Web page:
She thinks the New Atheist label for the outspoken post-9-11 atheists is a canard:
Try as I might, I find little in the works of Dawkins, Harris et. al.–apart from their knowledge of modern science–that differs significantly from the views of secular thinkers of earlier eras. What is different is that today’s atheists are not hiding behind other labels, such as agnosticism, in order to placate religious sensibilities. It is this lack of deference, more than anything else, that has outraged religious believers–particularly those on the right–in America. Most have confused their constitutional right to believe whatever they want with the idea that the beliefs themselves must be inherently worthy of respect.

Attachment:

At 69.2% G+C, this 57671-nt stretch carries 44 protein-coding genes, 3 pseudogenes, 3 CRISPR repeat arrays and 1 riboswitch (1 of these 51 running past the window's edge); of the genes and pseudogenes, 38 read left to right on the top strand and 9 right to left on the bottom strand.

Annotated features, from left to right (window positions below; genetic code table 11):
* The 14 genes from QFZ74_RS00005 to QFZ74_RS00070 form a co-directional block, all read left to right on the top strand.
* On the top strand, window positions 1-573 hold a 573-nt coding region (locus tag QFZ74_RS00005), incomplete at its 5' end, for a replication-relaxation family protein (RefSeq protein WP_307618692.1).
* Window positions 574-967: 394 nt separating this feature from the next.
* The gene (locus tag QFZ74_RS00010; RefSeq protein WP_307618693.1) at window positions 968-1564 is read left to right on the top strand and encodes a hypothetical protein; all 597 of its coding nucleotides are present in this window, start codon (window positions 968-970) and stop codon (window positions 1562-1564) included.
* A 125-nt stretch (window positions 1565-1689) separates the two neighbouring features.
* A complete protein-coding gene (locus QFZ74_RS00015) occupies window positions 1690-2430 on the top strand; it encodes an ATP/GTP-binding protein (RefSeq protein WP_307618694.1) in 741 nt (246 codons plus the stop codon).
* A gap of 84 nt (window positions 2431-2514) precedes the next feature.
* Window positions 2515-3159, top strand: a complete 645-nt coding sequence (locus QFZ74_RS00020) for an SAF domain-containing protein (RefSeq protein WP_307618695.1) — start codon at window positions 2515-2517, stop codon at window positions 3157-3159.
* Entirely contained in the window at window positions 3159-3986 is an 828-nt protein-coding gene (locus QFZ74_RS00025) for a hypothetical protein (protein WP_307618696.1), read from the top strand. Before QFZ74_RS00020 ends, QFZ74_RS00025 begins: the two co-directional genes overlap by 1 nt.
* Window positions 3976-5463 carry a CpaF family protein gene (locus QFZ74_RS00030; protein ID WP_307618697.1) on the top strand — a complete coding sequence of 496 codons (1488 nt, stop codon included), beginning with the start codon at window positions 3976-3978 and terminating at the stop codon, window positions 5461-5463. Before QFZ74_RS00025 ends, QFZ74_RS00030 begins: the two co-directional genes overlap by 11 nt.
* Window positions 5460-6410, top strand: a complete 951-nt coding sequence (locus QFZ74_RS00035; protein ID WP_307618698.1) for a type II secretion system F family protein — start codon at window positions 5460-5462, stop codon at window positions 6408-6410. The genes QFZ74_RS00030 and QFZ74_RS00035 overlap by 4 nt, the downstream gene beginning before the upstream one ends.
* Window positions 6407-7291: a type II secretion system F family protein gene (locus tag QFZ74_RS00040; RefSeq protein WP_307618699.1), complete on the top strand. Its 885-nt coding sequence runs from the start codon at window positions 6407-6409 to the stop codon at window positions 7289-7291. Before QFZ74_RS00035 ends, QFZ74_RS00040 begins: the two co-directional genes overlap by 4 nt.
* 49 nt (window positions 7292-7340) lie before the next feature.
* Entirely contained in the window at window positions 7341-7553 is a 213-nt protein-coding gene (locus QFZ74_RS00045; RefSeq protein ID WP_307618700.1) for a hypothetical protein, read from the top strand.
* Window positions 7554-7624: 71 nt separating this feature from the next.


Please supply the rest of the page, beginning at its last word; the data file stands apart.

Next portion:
I would differ with Jacoby just a little bit here. I think that the New Atheism is a real phenomenon that emerged in response to 9-11. People were outraged at the resurgence of fundamentalism in the world, and atheist non-deference itself was a form of pushback. And the Internet assisted networking and forming web communities for talking about the most popular post-9-11 book writers. Just as gays increasingly came out of the closet in the aftermath of the outbreak of AIDS in the 1980s, and brought energy to the politics of gay equality, so atheists have had their version of “coming out” in the past several years. The New Atheism is a real cultural phenomenon that emerged from a contingent historical circumstance (9-11). Likewise, atheism has had other cultural turns as well, such as the existentialism associated with Sartre and Camus, which emerged out of intellectual wrestling with the meaning of another contingent historical catastrophe: World War II. I recognize that there were people writing about existentialism prior to WWII (just as there were people who wrote about atheism in outspoken terms prior to 9-11). But large historical disjunctures can drive what, in an ideology, will be emphasized, and the extent to which something will catch flame and take on broader popularity. When Al-Qaeda smashed those planes into the Twin Towers, it set in motion many unanticipated effects—one of them being a science oriented non-deferential atheist liberation movement, i.e., the New Atheism. Look, for example, at the atheist “out campaign” website here. And below is Richard Dawkins drawing the analogy between the “out campaign” and the gay liberation movement. So if you don’t like the coinage “New Atheist,” and you think that it’s a meaningless term invented by religious believers (as Jacoby does), then what do you call the atheist liberation movement that emerged after 9-11?